This week a colleague of mine exclaimed to me: “This country can no longer do without a national skills strategy”. The social partners seem to agree with such a view for two main reasons. They wish they could employ Maltese persons, but they do not find persons with the required skills. Moreover, there are now certain occupations which Maltese persons would not like to do. Both these reasons are leading employers to take on employees who are not Maltese.
We do have a national E-Skills strategy which aims to ensure that society at large develops the right competence and capability to secure a better future and that employees have the appropriate digital skills for their job. We also have the National Skills Council with the aim to review the past and present available skills within our labour work force and evaluate the changes required to meet current and future needs. The main is to minimise the skill gaps that exist.
What triggered the statement of my colleague was taking cognizance of some facts. We have an ageing population, which essentially means that there will be less and less Maltese in the labour force. We have certain educational programmes that are experiencing a decreasing number of students. Young persons joining the labour force seem to have been exposed to a great deal of information but have not managed to transform that information into knowledge and expertise. They also lack certain skills such as decision making, self-organisation, critical thinking and so on. There is still a gender imbalance in a number of occupations.
As I mentioned the solution that has so far been applied has been to bring in foreign labour. There are two points to consider here. First, to what extent have the non-Maltese workers who came to our country in the last five years contributed to an upgrading of our skills. Second, how many more non-Maltese workers can our country absorb?
The change and the growth that our economy has gone through over the years (I would say decades) require a high degree of adaptability to enable people to grasp the opportunities which life presents. Important elements in developing adaptability include making sure people acquire the right mix of skills, use them effectively at work and in everyday life, and continuously update them throughout their lifetimes.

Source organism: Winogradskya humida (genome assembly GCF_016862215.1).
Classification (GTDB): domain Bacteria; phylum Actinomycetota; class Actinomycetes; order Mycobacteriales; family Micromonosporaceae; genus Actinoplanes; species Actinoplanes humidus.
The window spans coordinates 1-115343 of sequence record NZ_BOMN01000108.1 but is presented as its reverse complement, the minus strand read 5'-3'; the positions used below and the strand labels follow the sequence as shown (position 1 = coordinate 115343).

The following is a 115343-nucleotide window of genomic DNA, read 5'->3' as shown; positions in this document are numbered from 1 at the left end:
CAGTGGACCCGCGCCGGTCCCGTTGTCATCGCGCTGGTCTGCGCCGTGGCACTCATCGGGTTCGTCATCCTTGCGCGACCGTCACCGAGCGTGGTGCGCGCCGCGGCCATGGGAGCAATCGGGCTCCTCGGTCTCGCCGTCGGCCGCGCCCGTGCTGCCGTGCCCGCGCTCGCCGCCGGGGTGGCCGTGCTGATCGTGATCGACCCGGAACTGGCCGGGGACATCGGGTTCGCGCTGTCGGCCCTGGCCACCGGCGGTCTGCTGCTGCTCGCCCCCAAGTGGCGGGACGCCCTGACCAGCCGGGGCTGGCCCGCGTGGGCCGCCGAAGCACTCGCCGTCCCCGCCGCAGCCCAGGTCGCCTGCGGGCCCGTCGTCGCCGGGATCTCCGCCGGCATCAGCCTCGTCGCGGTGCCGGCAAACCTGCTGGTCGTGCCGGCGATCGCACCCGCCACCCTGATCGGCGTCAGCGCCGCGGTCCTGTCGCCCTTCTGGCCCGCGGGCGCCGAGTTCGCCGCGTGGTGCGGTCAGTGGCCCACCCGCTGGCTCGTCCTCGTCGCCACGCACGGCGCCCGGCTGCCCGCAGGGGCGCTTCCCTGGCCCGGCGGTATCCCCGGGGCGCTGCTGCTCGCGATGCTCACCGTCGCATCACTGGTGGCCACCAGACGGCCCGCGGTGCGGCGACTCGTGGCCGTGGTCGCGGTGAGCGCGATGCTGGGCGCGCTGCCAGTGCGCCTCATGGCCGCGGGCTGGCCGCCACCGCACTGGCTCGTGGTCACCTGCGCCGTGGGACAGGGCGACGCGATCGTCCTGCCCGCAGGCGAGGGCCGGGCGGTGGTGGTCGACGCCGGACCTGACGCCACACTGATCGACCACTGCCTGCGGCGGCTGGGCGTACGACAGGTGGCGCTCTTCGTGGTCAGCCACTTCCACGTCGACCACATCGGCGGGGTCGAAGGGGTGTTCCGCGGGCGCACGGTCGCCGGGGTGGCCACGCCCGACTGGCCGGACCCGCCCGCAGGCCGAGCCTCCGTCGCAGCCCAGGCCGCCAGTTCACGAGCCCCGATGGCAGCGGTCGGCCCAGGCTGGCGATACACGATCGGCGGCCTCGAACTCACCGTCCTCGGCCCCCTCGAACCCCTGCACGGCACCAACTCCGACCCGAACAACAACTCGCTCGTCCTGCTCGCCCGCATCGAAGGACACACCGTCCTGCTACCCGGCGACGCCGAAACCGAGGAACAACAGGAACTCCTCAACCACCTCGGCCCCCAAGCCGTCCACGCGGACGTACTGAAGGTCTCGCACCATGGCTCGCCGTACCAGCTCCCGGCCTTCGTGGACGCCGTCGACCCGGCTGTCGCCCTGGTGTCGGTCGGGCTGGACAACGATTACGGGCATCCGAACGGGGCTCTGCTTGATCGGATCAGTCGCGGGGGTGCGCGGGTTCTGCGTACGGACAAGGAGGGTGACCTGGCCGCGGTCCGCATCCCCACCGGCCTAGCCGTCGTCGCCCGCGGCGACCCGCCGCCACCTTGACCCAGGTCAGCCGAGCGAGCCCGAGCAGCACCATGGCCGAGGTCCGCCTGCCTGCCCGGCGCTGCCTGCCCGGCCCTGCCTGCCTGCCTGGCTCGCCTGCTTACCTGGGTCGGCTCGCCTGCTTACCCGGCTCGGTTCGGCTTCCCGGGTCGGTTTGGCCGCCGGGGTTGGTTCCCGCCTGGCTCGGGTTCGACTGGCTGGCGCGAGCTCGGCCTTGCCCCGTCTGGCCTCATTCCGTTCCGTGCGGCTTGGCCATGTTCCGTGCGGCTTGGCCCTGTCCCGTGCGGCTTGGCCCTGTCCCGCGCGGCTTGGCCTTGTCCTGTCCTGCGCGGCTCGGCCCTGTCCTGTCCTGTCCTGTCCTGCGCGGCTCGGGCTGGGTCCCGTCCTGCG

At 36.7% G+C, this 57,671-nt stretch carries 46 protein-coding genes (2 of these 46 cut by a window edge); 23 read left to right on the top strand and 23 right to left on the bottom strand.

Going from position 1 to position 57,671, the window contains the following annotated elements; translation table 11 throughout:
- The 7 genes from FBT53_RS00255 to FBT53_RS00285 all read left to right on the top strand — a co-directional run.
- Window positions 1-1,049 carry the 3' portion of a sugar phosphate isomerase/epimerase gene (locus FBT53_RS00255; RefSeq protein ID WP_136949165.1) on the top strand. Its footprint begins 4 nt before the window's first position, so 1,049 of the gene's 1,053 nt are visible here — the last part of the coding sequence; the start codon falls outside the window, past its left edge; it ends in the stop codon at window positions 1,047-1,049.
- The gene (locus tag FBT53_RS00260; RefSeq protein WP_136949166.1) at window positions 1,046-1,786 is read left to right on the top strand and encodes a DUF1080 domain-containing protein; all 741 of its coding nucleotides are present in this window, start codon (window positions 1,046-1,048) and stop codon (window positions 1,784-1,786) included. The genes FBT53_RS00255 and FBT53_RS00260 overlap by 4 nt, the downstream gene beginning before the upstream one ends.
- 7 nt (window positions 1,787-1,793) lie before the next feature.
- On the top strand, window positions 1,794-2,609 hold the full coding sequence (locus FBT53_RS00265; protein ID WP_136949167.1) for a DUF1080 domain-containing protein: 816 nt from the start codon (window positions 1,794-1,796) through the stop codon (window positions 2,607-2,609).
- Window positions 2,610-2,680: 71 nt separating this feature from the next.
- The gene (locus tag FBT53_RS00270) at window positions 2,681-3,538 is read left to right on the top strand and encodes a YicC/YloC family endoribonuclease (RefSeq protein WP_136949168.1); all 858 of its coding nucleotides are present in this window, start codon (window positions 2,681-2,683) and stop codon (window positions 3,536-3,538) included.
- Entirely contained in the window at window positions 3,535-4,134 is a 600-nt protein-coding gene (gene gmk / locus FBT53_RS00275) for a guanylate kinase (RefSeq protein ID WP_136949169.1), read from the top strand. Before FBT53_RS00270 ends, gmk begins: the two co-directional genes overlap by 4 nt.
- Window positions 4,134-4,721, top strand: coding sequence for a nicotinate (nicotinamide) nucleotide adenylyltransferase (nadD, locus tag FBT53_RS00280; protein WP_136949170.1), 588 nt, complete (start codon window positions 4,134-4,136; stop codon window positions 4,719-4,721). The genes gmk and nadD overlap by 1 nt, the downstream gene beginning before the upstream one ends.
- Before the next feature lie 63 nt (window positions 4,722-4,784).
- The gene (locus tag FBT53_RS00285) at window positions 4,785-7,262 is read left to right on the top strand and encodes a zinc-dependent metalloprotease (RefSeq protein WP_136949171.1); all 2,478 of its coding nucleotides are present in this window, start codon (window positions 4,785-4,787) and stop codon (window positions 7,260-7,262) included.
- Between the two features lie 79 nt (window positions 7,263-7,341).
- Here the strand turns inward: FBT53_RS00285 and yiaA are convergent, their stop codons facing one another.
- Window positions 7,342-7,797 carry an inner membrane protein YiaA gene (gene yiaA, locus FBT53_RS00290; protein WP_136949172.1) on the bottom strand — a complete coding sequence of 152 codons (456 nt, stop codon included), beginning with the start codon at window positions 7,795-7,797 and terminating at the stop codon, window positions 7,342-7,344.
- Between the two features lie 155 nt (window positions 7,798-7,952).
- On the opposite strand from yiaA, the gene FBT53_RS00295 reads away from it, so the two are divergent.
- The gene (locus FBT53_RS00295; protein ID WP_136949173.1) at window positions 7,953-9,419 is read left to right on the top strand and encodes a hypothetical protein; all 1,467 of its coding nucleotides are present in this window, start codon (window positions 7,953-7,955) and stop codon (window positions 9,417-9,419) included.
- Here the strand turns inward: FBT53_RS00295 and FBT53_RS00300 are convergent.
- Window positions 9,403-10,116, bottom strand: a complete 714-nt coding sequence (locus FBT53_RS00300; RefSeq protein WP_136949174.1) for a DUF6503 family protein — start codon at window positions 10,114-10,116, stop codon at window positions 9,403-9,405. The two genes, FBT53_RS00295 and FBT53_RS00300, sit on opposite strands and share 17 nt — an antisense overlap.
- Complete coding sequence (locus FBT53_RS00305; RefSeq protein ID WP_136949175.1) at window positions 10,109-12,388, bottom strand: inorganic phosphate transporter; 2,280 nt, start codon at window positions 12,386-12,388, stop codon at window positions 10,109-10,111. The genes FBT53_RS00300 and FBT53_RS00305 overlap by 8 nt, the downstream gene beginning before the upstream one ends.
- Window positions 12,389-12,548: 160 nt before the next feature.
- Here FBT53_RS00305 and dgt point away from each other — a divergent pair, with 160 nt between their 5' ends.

Trends which we are experiencing such as demographic changes and digitization, are, and will be, having a major impact on our economy and our society. This necessitates an upgrading of our skills. The fundamental skills, such as communication skills, language proficiency, critical thinking, ideas generation, mathematical reasoning, and others, remain the same. What changes very often are the sub-components of each skill.
The faster pace of change which we are experiencing also requires us to place lifelong learning at the top of the agenda. However even on this issue we need a rethink. We need to appreciate that a strong foundation in early learning and formal education are required to have a more positive approach to lifelong learning.
We all wish to build a sustainable future for this country and for future generations. To do this we need to stop thinking only of the immediate future. We need to understand the implications of our current policies and strategies, and we need to ensure that a sustainable future can only happen if we upgrade and adapt our skills constantly. This is why our country can no longer do without a national skills strategy.
Lawrence Zammit – Director